Powered by Cornellians who have provided matching funds to inspire the generosity of others, the university recently launched fundraising challenges to amplify the impact of gifts in support of the endowment.
One of these challenges is the universitywide endowed scholarship challenge, matching gifts of $200,000 or more on a 1-to-4 basis. To date, the challenge has raised 65 new and enhanced scholarship endowments, totaling $17 million – more than two-thirds of its goal. Here are stories of supporters who have risen to the challenge.
A chain of giving
The last time Chris and Julie Lee, both Class of ’94, visited campus was in 1997, marking a pivotal moment in their lives. “Chris proposed to me at Cornell because our years there meant so much to both of us,” says Julie, who vividly recalls their engagement on Libe Slope.
Two decades and three daughters later, the Lees are reconnecting with their alma mater through an endowed scholarship.
It’s the first gift to Cornell by the Atlanta couple, linking their gift with that of Craig Voorhees ’49, whose unrestricted bequest provided the matching funds for the scholarship challenge, and whose story inspired their own support. (Visit giving.cornell.edu to read more about Voorhees.)
The challenge “just seemed perfect and the best way to make the most of our giving,” says Chris, an otolaryngologist. Julie, an aspiring novelist, also sees the gift as a continuation of her own narrative: “I was able to attend Cornell because of the grants and scholarships offered to me. It was time to give back.”
Chris and Julie – who graduated from the College of Engineering and the College of Arts and Sciences, respectively – designated their scholarship for Asian-American undergraduate students in any college or school.
“We believe there is a discrepancy between perception and reality when it comes to the needs of Asian-American students,” Julie says. “Being Asian American doesn’t automatically guarantee success and achievement without struggle. This model-minority myth diverts attention away from those in need, which is why we wanted to create this scholarship for eligible, deserving students.”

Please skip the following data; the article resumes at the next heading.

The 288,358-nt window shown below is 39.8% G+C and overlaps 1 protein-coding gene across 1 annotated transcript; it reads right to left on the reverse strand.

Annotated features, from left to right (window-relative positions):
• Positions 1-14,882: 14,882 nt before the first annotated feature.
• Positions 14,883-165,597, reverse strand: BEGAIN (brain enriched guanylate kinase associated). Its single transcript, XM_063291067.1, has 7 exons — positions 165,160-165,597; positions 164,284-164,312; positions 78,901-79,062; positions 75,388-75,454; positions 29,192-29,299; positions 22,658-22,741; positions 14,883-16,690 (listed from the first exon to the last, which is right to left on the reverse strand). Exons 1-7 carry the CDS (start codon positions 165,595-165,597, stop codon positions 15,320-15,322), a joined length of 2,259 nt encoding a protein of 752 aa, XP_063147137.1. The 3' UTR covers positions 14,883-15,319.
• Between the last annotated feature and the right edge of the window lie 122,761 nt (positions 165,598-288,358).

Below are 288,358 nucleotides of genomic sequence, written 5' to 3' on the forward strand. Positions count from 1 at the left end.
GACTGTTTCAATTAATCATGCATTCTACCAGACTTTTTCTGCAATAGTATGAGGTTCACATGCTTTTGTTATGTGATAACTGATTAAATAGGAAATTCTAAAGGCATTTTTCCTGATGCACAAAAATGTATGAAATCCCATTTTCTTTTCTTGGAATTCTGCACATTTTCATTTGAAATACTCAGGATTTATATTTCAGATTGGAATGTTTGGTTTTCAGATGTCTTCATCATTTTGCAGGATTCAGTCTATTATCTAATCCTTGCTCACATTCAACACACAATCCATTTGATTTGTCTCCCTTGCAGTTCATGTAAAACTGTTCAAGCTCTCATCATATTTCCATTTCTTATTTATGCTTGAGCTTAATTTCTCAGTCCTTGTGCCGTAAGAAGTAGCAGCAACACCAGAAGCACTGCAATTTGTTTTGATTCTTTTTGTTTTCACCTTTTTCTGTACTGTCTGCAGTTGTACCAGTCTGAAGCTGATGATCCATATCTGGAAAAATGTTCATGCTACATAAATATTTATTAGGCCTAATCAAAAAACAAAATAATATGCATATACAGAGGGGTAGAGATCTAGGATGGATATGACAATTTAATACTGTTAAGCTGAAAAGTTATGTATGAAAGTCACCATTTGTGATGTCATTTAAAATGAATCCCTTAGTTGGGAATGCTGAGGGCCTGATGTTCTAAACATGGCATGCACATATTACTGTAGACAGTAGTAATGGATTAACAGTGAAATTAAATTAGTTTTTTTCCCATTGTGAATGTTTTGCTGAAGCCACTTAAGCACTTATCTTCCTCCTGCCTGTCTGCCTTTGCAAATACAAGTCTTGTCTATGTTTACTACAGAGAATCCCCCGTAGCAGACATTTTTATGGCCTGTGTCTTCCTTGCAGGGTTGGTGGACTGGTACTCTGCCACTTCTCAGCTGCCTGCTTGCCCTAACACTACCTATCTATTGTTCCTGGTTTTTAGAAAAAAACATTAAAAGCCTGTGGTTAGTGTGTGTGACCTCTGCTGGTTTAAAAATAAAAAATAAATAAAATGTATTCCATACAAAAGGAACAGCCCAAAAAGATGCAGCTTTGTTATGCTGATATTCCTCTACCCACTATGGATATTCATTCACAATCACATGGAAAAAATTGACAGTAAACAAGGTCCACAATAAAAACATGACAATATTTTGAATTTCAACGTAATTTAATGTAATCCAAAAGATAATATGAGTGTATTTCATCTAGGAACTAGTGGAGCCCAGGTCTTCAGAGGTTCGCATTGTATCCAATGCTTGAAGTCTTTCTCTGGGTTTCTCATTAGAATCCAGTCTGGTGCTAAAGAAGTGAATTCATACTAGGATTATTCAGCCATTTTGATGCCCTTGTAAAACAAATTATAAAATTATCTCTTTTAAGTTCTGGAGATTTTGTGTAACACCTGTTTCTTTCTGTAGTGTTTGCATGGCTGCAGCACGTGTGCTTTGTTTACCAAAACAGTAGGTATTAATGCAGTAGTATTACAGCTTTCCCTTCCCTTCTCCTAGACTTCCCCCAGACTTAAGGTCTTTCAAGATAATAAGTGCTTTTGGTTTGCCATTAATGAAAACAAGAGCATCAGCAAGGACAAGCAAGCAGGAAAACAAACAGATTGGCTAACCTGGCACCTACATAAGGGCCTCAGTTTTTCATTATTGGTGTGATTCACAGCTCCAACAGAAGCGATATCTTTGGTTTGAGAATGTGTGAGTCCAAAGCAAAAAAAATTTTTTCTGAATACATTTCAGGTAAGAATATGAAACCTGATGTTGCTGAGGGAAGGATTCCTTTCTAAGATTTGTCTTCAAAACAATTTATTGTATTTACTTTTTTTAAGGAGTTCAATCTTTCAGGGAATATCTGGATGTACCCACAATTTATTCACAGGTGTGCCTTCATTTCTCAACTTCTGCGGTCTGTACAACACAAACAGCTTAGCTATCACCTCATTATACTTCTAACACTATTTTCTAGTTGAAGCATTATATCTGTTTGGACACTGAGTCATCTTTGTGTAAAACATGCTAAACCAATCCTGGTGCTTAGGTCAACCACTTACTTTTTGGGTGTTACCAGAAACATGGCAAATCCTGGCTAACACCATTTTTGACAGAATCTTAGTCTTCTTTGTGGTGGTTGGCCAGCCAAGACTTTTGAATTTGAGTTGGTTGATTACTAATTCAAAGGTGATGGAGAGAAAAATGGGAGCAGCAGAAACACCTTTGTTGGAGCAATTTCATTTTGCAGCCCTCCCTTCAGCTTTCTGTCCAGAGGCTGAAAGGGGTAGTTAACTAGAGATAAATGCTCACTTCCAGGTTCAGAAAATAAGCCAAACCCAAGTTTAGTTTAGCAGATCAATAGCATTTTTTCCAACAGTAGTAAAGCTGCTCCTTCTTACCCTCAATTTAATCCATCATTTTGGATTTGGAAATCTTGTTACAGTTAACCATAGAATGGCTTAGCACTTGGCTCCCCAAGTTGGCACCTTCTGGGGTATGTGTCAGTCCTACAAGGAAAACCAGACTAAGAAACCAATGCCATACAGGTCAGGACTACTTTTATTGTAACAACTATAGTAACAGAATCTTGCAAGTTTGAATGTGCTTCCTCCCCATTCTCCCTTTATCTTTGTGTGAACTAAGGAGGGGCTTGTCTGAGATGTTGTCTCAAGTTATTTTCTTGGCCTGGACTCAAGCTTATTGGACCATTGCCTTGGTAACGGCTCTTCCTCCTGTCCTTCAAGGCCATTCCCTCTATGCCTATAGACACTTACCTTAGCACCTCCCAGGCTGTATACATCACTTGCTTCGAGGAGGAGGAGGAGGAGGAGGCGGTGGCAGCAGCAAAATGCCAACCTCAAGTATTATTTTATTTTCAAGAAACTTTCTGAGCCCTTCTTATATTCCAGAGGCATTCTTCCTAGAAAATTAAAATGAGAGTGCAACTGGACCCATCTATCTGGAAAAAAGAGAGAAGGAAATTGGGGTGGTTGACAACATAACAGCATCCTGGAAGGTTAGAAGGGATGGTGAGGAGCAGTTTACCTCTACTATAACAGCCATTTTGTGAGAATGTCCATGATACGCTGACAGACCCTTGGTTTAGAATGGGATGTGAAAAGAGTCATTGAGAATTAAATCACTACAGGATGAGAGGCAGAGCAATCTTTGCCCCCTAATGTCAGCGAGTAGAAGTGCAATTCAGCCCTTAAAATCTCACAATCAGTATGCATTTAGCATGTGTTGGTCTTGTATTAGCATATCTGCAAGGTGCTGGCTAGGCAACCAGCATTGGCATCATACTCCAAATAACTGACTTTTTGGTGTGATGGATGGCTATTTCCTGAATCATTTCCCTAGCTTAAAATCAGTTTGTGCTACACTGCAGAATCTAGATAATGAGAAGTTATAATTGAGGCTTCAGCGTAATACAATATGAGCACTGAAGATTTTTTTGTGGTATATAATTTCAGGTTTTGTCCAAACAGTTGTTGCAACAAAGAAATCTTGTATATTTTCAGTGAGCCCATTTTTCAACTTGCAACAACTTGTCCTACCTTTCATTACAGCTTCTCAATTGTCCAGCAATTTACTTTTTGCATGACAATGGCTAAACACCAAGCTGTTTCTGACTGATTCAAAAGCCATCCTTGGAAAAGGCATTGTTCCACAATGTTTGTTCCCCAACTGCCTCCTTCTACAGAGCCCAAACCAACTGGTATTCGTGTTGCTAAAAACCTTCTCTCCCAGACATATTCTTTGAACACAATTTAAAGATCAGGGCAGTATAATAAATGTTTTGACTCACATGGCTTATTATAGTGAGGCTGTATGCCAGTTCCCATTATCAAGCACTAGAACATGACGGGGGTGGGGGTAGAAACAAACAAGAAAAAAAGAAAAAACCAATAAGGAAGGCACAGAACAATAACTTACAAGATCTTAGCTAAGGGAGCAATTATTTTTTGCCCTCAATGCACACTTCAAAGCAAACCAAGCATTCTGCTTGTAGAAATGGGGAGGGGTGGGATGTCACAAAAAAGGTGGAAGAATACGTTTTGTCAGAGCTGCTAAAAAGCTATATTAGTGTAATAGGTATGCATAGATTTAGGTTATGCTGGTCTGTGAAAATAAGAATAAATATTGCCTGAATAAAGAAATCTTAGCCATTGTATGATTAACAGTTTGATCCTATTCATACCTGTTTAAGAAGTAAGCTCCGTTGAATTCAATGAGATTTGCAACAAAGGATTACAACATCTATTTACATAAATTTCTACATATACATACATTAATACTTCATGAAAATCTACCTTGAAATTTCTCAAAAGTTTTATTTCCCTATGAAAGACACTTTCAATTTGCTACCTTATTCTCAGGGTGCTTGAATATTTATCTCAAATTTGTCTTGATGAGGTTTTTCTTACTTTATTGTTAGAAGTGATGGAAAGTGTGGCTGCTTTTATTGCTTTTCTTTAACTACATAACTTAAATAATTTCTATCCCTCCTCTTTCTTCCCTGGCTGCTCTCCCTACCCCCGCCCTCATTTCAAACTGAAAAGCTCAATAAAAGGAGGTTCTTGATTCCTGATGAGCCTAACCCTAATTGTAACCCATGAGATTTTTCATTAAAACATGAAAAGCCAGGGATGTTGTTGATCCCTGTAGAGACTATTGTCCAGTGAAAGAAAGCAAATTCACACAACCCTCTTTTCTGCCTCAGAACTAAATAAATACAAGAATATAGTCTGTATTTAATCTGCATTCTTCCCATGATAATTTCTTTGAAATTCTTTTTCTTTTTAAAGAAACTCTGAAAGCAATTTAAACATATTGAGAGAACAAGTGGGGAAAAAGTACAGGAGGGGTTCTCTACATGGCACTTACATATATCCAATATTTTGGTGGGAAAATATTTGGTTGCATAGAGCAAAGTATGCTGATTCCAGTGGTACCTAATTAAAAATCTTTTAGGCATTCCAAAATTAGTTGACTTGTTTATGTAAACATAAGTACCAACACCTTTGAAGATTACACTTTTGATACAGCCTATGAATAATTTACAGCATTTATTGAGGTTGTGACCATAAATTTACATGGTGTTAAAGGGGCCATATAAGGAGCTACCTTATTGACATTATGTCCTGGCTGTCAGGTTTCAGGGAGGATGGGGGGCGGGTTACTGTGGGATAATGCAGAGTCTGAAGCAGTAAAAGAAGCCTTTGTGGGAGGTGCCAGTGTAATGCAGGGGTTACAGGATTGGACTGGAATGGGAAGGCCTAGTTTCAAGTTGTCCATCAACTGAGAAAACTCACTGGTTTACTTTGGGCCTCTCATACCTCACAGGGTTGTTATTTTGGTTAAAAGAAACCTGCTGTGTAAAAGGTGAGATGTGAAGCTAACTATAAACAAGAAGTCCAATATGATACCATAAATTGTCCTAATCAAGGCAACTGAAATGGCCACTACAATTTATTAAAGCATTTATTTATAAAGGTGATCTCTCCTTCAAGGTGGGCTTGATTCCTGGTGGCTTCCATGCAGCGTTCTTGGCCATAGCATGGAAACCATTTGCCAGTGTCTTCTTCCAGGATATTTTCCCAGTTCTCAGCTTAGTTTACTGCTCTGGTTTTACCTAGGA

Breaking down barriers
A self-described “impact junkie,” Mike Nash ’85 has created an endowed scholarship with his wife, Carolyn Duffy, to nurture tomorrow’s innovators. The promise of the future belongs equally to men and women, the couple firmly believe, and they have designated their scholarship for female students enrolled in Computing and Information Science.
Based in Bellevue, Washington, with two sons and a daughter, they are longtime supporters of Cornell and veterans of the tech industry. Duffy, with undergraduate and MBA degrees from Harvard, is the head of business at Textio. Nash, who also has an MBA, from the Wharton School at the University of Pennsylvania, is vice president of customer experience and portfolio strategy and chief technologist for personal systems at HP.
“I’ve been in the tech sector for over 30 years since I graduated from Cornell, and overall, the number of women that I’ve seen in technology just seems lower than it ought to be,” Nash says.
“When I look back to my classmates in the computer science program at Cornell, the ones who were most competitive with me academically were women,” he adds. “There’s a discontinuity between the capability of those women and the number that are in the workplace, so Carolyn and I want to do what we can to knock down those barriers.”
The challenge match was an added bonus. “It came down to the impact we can have where a dollar from us became more than a dollar because of the challenge, helping to make sure we can enable one or more young women in following their dreams of being in technology,” Nash says.
Broadening perspectives, expanding possibilities
Bob Eberly Jr.’s endowed scholarship follows a long family tradition of philanthropy, started by his grandfather, Orville, who established the Eberly Foundation in 1963. Focused on higher education, the foundation has created scholarship programs and endowments in 28 colleges and universities in western Pennsylvania, West Virginia and New York.
“Through all these years, we have helped literally thousands and thousands of deserving students, and so I thought it was time that we begin to focus on my alma mater, Cornell,” says Eberly, who became the foundation’s president in 2011.
A member of the Class of ’66, Eberly is a retired lawyer in Hilton Head, South Carolina. He also is a history buff who has written a book about the Civil War.
On the heels of his current-use gift for student financial aid at Cornell, he and his wife, Kathy, created their endowment gift to benefit undergraduates, with a preference for students from western Pennsylvania – particularly Fayette County, where Eberly grew up. Devoted to the coal mining communities of his youth, he and his wife hope to nurture the next generation of Cornellians from the region.
“By and large, these are young people of limited experience, limited travel. They are overwhelmingly public high school students. And so, in many cases, arriving in Ithaca and becoming a member of the Cornell community becomes their first experience in a much broader, and more diverse, world,” he says.
“In this age of globalization, I think it’s imperative that people from all different kinds of backgrounds have an opportunity to interact with each other and to become comfortable with each other,” he adds.
Bob and Kathy Eberly believe that these future Cornell scholars will rise in their own time and in their own way to make a difference on campus and beyond.
“You just never know what they’ll do, but the magical part of this is that every now and then one of them will change the world!” Eberly says.
Interested in adding your own giving story to the endowed scholarship challenge? Contact Allison D. Riley ’84 at email@example.com, 607-254-7158.
This story originally appeared in the fall 2017 issue of Ezra magazine.